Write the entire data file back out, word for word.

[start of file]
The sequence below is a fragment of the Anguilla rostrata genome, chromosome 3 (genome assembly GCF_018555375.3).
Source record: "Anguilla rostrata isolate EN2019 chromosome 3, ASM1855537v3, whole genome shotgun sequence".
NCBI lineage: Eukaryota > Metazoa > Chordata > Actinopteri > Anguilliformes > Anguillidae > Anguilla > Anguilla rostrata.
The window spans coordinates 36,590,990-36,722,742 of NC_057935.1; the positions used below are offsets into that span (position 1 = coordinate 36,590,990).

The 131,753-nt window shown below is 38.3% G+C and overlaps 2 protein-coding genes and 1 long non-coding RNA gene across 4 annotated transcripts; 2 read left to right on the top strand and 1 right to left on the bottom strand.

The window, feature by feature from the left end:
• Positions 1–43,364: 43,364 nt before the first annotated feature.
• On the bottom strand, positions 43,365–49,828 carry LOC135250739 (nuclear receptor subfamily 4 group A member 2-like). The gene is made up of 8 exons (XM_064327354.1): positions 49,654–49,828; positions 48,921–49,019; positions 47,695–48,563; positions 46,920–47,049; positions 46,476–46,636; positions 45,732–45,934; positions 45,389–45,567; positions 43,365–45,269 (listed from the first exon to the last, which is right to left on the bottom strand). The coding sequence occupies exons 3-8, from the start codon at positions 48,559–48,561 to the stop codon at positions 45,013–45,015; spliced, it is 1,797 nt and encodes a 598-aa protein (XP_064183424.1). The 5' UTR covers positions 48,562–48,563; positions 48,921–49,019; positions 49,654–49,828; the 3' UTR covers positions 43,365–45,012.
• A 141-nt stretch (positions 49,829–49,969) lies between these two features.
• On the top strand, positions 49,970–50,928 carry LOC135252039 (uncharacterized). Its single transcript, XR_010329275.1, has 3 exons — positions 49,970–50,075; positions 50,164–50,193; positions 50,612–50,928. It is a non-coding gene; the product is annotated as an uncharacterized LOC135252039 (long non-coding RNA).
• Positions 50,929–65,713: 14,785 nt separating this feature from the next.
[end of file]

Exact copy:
The sequence below is a fragment of the Anguilla rostrata genome, chromosome 3 (genome assembly GCF_018555375.3).
Source record: "Anguilla rostrata isolate EN2019 chromosome 3, ASM1855537v3, whole genome shotgun sequence".
NCBI lineage: Eukaryota > Metazoa > Chordata > Actinopteri > Anguilliformes > Anguillidae > Anguilla > Anguilla rostrata.
The window spans coordinates 36,590,990-36,722,742 of NC_057935.1; the positions used below are offsets into that span (position 1 = coordinate 36,590,990).

The 131,753-nt window shown below is 38.3% G+C and overlaps 2 protein-coding genes and 1 long non-coding RNA gene across 4 annotated transcripts; 2 read left to right on the top strand and 1 right to left on the bottom strand.

The window, feature by feature from the left end:
• Positions 1–43,364: 43,364 nt before the first annotated feature.
• On the bottom strand, positions 43,365–49,828 carry LOC135250739 (nuclear receptor subfamily 4 group A member 2-like). The gene is made up of 8 exons (XM_064327354.1): positions 49,654–49,828; positions 48,921–49,019; positions 47,695–48,563; positions 46,920–47,049; positions 46,476–46,636; positions 45,732–45,934; positions 45,389–45,567; positions 43,365–45,269 (listed from the first exon to the last, which is right to left on the bottom strand). The coding sequence occupies exons 3-8, from the start codon at positions 48,559–48,561 to the stop codon at positions 45,013–45,015; spliced, it is 1,797 nt and encodes a 598-aa protein (XP_064183424.1). The 5' UTR covers positions 48,562–48,563; positions 48,921–49,019; positions 49,654–49,828; the 3' UTR covers positions 43,365–45,012.
• A 141-nt stretch (positions 49,829–49,969) lies between these two features.
• On the top strand, positions 49,970–50,928 carry LOC135252039 (uncharacterized). Its single transcript, XR_010329275.1, has 3 exons — positions 49,970–50,075; positions 50,164–50,193; positions 50,612–50,928. It is a non-coding gene; the product is annotated as an uncharacterized LOC135252039 (long non-coding RNA).
• Positions 50,929–65,713: 14,785 nt separating this feature from the next.